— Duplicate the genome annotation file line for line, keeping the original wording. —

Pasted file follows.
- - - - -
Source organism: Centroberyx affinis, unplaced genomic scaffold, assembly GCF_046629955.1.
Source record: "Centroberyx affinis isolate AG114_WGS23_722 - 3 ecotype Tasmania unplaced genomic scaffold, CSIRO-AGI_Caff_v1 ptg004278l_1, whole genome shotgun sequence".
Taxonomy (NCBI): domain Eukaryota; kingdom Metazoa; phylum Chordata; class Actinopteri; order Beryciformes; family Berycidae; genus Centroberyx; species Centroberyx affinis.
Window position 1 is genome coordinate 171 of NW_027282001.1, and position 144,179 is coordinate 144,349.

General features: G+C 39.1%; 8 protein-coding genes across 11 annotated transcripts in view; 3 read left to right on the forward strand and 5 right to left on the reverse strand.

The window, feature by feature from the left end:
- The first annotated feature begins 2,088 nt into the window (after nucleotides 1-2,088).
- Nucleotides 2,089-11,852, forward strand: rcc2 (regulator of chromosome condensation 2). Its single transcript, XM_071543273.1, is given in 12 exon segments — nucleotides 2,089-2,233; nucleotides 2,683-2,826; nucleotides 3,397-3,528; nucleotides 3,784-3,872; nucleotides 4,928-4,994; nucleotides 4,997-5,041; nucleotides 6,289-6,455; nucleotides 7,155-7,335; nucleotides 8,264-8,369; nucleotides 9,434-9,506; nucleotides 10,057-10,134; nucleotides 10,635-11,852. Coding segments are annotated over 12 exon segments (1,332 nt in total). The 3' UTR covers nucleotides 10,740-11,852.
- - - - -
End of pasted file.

Source organism: Centroberyx affinis, unplaced genomic scaffold, assembly GCF_046629955.1.
Source record: "Centroberyx affinis isolate AG114_WGS23_722 - 3 ecotype Tasmania unplaced genomic scaffold, CSIRO-AGI_Caff_v1 ptg004278l_1, whole genome shotgun sequence".
Taxonomy (NCBI): domain Eukaryota; kingdom Metazoa; phylum Chordata; class Actinopteri; order Beryciformes; family Berycidae; genus Centroberyx; species Centroberyx affinis.
Window position 1 is genome coordinate 171 of NW_027282001.1, and position 144,179 is coordinate 144,349.

General features: G+C 39.1%; 8 protein-coding genes across 11 annotated transcripts in view; 3 read left to right on the forward strand and 5 right to left on the reverse strand.

The window, feature by feature from the left end:
- The first annotated feature begins 2,088 nt into the window (after nucleotides 1-2,088).
- Nucleotides 2,089-11,852, forward strand: rcc2 (regulator of chromosome condensation 2). Its single transcript, XM_071543273.1, is given in 12 exon segments — nucleotides 2,089-2,233; nucleotides 2,683-2,826; nucleotides 3,397-3,528; nucleotides 3,784-3,872; nucleotides 4,928-4,994; nucleotides 4,997-5,041; nucleotides 6,289-6,455; nucleotides 7,155-7,335; nucleotides 8,264-8,369; nucleotides 9,434-9,506; nucleotides 10,057-10,134; nucleotides 10,635-11,852. Coding segments are annotated over 12 exon segments (1,332 nt in total). The 3' UTR covers nucleotides 10,740-11,852.